Queen Mary University of London, United Kingdom
Objectives: To explore current teaching methods and to assess the attitudes of dental students towards HIV.
Method: The teaching involved didactic teaching about HIV to increase knowledge and confidence in diagnosis and management of oral manifestations; to discuss and practice infection control procedures; to consider the issues faced by people living with HIV; to improve confidence in communicating with patients about this subject and to address the dental students' fears and anxieties about HIV. A short cross-sectional survey was also conducted to assess the attitudes of senior dental students toward HIV. Data was collected using an online self-administered questionnaire. Descriptive data analysis was conducted and used to present the data.
Results: The teaching model for HIV used different learning approaches involving didactic, reflective and participatory methods to address the knowledge, attitudinal and skills objectives. Students were taught the guidelines for good infection control, diagnosis and management of general and oral lesions Experiential problem-based work using role- play with actors, feedback and discussion was a key teaching tool. Students try out a variety of situations including raising the possibility of HIV infection, taking a relevant history, giving a diagnosis of Kaposi's sarcoma. Preliminary results show dental students perceive the course to be valuable and there was a general improvement in confidence in their knowledge and ability to communicate with HIV-positive patients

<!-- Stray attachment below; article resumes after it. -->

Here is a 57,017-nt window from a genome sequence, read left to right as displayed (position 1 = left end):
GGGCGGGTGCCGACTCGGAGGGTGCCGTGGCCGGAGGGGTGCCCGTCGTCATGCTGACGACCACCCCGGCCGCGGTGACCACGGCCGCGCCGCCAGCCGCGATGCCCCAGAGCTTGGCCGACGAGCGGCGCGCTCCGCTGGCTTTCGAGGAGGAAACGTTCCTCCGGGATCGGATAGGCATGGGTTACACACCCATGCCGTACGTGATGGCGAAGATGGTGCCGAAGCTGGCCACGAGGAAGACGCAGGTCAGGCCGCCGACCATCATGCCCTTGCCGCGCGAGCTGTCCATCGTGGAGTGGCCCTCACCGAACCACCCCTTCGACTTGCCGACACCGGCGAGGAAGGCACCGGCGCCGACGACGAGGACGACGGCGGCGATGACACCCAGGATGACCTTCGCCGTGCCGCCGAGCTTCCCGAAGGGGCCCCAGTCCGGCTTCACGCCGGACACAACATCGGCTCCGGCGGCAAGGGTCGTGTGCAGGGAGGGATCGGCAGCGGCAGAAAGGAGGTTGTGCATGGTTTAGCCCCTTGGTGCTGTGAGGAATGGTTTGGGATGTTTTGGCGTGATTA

Conclusions: This evaluation suggests the course format and content are appropriate to provide education and training for dental students and supports the value of teaching HIV to undergraduate students.